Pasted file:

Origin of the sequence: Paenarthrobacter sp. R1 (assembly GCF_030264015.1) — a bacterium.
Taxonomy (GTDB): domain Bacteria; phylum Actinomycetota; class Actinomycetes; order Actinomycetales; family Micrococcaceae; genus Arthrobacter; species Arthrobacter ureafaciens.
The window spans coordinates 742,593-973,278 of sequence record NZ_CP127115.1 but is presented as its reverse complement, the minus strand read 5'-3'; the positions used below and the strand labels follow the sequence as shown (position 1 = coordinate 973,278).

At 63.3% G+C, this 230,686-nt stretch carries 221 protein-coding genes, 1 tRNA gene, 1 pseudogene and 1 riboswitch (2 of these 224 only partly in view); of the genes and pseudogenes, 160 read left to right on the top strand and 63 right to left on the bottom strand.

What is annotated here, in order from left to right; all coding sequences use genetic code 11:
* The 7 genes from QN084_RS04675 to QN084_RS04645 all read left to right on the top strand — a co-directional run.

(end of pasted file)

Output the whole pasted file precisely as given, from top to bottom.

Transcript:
Origin of the sequence: Paenarthrobacter sp. R1 (assembly GCF_030264015.1) — a bacterium.
Taxonomy (GTDB): domain Bacteria; phylum Actinomycetota; class Actinomycetes; order Actinomycetales; family Micrococcaceae; genus Arthrobacter; species Arthrobacter ureafaciens.
The window spans coordinates 742,593-973,278 of sequence record NZ_CP127115.1 but is presented as its reverse complement, the minus strand read 5'-3'; the positions used below and the strand labels follow the sequence as shown (position 1 = coordinate 973,278).

At 63.3% G+C, this 230,686-nt stretch carries 221 protein-coding genes, 1 tRNA gene, 1 pseudogene and 1 riboswitch (2 of these 224 only partly in view); of the genes and pseudogenes, 160 read left to right on the top strand and 63 right to left on the bottom strand.

What is annotated here, in order from left to right; all coding sequences use genetic code 11:
* The 7 genes from QN084_RS04675 to QN084_RS04645 all read left to right on the top strand — a co-directional run.